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Jim Wilcox, Rich Larson, Kevin M. Brochu and Avery D. Faigenbaum

Purpose:

The purpose of this investigation was to determine whether the performance of explosive-force movements before bench-press exercise would improve 1-repetition-maximum (1RM) strength.

Methods:

Twelve male college athletes participated in 3 testing sessions separated by at least 5 days of rest. During each testing session, the 1RM was assessed on the bench-press exercise. After a general warm-up, subjects performed a specific warm-up that consisted of submaximal sets with increasing loads on the bench-press exercise before attempting a 1RM lift. During the first testing trial, subjects performed a series of 1RM attempts with increasing loads until their 1RM was determined. During the second and third testing trials, subjects performed in a counterbalanced randomized order either 2 plyometric push-ups or 2 medicine-ball (3 to 5 kg) chest passes 30 seconds before each 1RM attempt.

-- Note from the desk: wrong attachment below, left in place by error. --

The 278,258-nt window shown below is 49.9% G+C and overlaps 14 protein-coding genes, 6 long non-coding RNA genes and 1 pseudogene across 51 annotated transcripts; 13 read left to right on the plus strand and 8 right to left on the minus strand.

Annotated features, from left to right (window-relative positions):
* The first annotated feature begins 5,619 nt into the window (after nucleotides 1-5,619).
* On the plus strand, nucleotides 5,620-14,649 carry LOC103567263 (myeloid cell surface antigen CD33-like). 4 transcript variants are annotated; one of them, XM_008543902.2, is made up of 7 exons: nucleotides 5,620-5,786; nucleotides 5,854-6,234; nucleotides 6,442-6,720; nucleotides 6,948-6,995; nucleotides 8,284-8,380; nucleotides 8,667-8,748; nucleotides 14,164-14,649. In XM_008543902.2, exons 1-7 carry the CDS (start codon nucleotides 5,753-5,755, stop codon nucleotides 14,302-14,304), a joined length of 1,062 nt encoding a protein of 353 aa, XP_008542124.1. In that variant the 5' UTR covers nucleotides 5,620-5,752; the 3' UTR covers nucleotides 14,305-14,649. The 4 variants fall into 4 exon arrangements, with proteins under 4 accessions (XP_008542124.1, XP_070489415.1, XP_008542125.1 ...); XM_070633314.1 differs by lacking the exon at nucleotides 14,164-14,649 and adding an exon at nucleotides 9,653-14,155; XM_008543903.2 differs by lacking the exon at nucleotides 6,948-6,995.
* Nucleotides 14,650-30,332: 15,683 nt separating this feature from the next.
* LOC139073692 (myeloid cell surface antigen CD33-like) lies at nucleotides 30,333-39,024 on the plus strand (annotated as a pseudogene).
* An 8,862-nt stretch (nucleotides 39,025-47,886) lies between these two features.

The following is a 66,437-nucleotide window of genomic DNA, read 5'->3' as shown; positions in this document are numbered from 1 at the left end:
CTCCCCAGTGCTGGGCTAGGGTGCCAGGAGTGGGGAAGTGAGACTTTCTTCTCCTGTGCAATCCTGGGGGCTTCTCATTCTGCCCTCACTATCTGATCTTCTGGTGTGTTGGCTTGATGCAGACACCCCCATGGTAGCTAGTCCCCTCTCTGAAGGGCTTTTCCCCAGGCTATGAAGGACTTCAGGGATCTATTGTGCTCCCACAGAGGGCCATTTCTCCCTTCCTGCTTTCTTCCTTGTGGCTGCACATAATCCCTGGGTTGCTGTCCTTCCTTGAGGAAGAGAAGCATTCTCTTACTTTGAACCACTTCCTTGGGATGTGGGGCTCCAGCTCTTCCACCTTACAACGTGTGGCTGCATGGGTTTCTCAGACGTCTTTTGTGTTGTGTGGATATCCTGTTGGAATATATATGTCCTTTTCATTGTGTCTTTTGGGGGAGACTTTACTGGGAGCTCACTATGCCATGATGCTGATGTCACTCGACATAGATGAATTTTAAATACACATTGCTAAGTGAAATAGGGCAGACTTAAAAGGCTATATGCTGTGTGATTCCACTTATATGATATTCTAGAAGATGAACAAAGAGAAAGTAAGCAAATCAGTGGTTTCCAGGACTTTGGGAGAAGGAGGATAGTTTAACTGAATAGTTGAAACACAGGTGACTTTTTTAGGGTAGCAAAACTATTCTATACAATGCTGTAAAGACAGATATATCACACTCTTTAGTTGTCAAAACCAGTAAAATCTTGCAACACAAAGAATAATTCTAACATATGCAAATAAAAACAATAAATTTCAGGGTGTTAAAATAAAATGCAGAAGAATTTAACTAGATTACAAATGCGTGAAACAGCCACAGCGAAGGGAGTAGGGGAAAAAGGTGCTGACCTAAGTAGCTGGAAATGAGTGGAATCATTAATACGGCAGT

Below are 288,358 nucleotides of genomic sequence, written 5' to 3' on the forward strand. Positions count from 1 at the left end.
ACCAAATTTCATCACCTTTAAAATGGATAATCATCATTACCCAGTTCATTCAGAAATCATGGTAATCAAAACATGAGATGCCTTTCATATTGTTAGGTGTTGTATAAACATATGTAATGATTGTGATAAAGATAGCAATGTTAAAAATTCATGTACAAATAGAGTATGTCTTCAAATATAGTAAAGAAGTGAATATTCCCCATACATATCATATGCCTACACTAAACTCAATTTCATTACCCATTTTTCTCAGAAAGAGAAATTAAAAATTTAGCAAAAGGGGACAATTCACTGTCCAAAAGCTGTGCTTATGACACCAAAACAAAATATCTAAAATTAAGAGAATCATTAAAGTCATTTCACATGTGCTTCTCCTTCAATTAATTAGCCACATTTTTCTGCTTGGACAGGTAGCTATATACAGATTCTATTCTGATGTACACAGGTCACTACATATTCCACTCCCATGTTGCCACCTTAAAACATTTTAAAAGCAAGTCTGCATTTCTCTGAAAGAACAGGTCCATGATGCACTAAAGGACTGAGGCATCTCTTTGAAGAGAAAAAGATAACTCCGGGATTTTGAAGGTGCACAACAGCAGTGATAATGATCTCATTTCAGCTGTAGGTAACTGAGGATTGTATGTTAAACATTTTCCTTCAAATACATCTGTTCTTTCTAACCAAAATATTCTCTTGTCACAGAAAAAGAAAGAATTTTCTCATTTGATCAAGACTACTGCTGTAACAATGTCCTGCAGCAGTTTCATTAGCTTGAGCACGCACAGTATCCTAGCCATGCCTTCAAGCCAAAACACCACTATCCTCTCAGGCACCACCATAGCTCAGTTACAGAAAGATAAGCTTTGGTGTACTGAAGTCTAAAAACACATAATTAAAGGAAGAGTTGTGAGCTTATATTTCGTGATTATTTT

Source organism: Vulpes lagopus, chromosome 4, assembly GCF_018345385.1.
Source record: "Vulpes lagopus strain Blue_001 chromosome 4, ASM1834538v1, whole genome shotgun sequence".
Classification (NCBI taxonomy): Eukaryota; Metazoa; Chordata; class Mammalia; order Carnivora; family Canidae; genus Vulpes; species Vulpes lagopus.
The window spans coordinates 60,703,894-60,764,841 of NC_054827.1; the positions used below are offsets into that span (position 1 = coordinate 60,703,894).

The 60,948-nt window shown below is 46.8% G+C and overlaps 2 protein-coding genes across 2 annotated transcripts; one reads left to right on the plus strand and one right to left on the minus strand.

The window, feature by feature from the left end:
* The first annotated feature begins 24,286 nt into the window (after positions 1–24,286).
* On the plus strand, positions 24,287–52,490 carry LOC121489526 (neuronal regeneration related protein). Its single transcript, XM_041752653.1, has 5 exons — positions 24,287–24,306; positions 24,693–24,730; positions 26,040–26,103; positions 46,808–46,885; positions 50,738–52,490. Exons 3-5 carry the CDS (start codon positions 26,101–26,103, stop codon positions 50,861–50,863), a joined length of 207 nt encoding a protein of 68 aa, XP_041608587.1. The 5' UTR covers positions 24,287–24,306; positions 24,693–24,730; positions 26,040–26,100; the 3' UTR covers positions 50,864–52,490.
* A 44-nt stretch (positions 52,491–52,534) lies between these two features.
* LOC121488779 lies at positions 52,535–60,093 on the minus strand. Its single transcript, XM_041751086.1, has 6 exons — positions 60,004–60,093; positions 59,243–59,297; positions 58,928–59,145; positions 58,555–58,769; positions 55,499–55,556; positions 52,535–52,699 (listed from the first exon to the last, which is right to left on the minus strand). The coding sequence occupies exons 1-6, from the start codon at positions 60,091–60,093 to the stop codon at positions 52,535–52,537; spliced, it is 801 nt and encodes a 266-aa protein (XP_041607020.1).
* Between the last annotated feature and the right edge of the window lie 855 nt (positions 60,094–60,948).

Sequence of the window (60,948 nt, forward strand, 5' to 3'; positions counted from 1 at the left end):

Results:

Analysis of the data revealed that 1RM bench-press strength was significantly greater after plyometric push-ups (P = .004) or chest passes (P = .025) in comparison with the first trial (123.8 ± 23.5 kg and 124.0 ± 24.1 kg vs 120.9 ± 23.2 kg, respectively).

Conclusions:

These data suggest that an acute bout of low-volume, explosive-force upper body movements performed 30 seconds before a 1RM attempt might enhance bench-press performance in athletic men.